“Gratitude is not only the greatest of virtues but the parent of all others.” – Marcus Tullius Cicero
I would like to wish each and every member of our South Orangetown Central School District Community – students, families, loved ones, friends, and staff – a very happy Thanksgiving. We are dedicated to the prospect that each of our students understands the meaning of “gratitude” as “the greatest of virtues.” This is because being thankful can have a transformative effect on the lives of our students and their families. For this reason, Thanksgiving is a special holiday event and I am hopeful that all of our students and their families will have an opportunity to reflect on those aspects of their lives for which each is thankful.
On that note, I have included an excerpt from a blog post that I wrote back in November 2015 entitled, Gratitude – the Science of Being Happy.
“What Good is Gratitude?” by Robert A. Emmons, Ph.D., Professor of Psychology at UC Davis
So what’s really behind our research results—why might gratitude have these transformative effects on people’s lives? I think there are several important reasons, but I want to highlight four in particular.
- Gratitude allows us to celebrate the present.It magnifies positive emotions. Research on emotion shows that positive emotions wear off quickly. Our emotional systems like newness. They like the novelty. They like change. We adapt to positive life circumstances so that before too long, the new car, the new spouse, the new house—they don’t feel so new and exciting anymore. But gratitude makes us appreciate the value of something, and when we appreciate the value of something, we extract more benefits from it; we’re less likely to take it for granted. In effect, I think gratitude allows us to participate more in life. We notice the positives more, and that magnifies the pleasures you get from life. Instead of adapting to goodness, we celebrate goodness. We spend so much time watching things—movies, computer screens, sports—but with gratitude, we become greater participants in our lives as opposed to spectators.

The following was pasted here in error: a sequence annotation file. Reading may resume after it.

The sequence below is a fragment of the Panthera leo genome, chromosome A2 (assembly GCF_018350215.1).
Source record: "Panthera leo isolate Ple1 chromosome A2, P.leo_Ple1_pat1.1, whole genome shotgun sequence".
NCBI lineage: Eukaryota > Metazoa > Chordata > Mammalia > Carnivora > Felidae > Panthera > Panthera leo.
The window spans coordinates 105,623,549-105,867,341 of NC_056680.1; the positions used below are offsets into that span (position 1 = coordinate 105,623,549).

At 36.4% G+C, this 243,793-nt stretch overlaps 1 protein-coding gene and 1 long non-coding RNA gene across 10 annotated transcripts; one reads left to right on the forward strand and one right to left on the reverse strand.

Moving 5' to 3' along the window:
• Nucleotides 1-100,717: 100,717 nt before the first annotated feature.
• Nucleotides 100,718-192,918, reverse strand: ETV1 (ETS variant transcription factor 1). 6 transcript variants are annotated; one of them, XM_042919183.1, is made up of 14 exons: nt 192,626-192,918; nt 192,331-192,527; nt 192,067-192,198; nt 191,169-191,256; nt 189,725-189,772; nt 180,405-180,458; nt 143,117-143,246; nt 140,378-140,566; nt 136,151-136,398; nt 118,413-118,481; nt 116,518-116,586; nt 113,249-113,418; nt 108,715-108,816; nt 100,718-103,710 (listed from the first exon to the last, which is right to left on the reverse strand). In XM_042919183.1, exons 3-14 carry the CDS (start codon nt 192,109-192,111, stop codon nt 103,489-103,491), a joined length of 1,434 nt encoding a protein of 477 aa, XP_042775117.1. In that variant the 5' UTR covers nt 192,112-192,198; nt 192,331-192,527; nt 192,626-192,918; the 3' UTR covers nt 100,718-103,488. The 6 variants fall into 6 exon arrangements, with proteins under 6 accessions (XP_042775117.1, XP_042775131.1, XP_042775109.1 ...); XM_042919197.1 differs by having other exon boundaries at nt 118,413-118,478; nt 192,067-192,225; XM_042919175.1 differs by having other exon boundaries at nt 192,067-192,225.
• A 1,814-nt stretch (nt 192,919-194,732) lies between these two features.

- Gratitude blocks toxic, negative emotions, such as envy, resentment, regret—emotions that can destroy our happiness. There’s even recent evidence, including a 2008 study by psychologist Alex Wood in the Journal of Research in Personality, showing that gratitude can reduce the frequency and duration of episodes of depression. This makes sense: You cannot feel envious and grateful at the same time. They’re incompatible feelings. If you’re grateful, you can’t resent someone for having something that you don’t. Those are very different ways of relating to the world, and sure enough, research I’ve done with colleagues Michael McCullough and Jo-Ann Tsang has suggested that people who have high levels of gratitude have low levels of resentment and envy.
- Grateful people are more stress resistant. There’s a number of studies showing that in the face of serious trauma, adversity, and suffering if people have a grateful disposition, they’ll recover more quickly. I believe gratitude gives people a perspective from which they can interpret negative life events and help them guard against post-traumatic stress and lasting anxiety.
- Grateful people have a higher sense of self-worth. I think that’s because when you’re grateful, you have the sense that someone else is looking out for you—someone else has provided for your well-being, or you notice a network of relationships, past and present, of people who are responsible for helping you get to where you are right now.
During the month of November, many of us will celebrate Veterans’ Day and Thanksgiving…these events are perfect opportunities that remind us to be grateful, not only on these special occasions but every day in all that we do.